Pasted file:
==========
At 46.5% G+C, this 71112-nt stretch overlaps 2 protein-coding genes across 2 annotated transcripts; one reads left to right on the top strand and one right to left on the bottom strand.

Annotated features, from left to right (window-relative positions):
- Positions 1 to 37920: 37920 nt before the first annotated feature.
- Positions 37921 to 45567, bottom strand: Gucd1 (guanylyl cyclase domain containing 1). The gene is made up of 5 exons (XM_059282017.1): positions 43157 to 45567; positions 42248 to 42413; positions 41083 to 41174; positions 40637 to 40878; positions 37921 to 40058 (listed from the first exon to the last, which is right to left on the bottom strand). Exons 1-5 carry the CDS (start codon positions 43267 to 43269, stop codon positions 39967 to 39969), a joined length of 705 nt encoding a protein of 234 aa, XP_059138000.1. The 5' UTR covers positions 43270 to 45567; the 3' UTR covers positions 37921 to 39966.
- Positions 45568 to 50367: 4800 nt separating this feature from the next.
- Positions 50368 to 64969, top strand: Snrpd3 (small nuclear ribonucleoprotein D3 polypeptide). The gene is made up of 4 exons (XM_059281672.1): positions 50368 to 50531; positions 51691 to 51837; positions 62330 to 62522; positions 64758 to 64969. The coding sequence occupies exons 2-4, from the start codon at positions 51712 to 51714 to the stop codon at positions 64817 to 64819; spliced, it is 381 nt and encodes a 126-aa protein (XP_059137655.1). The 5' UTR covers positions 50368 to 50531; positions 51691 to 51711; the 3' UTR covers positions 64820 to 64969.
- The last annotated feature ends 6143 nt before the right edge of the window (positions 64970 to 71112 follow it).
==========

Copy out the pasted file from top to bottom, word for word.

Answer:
At 46.5% G+C, this 71112-nt stretch overlaps 2 protein-coding genes across 2 annotated transcripts; one reads left to right on the top strand and one right to left on the bottom strand.

Annotated features, from left to right (window-relative positions):
- Positions 1 to 37920: 37920 nt before the first annotated feature.
- Positions 37921 to 45567, bottom strand: Gucd1 (guanylyl cyclase domain containing 1). The gene is made up of 5 exons (XM_059282017.1): positions 43157 to 45567; positions 42248 to 42413; positions 41083 to 41174; positions 40637 to 40878; positions 37921 to 40058 (listed from the first exon to the last, which is right to left on the bottom strand). Exons 1-5 carry the CDS (start codon positions 43267 to 43269, stop codon positions 39967 to 39969), a joined length of 705 nt encoding a protein of 234 aa, XP_059138000.1. The 5' UTR covers positions 43270 to 45567; the 3' UTR covers positions 37921 to 39966.
- Positions 45568 to 50367: 4800 nt separating this feature from the next.
- Positions 50368 to 64969, top strand: Snrpd3 (small nuclear ribonucleoprotein D3 polypeptide). The gene is made up of 4 exons (XM_059281672.1): positions 50368 to 50531; positions 51691 to 51837; positions 62330 to 62522; positions 64758 to 64969. The coding sequence occupies exons 2-4, from the start codon at positions 51712 to 51714 to the stop codon at positions 64817 to 64819; spliced, it is 381 nt and encodes a 126-aa protein (XP_059137655.1). The 5' UTR covers positions 50368 to 50531; positions 51691 to 51711; the 3' UTR covers positions 64820 to 64969.
- The last annotated feature ends 6143 nt before the right edge of the window (positions 64970 to 71112 follow it).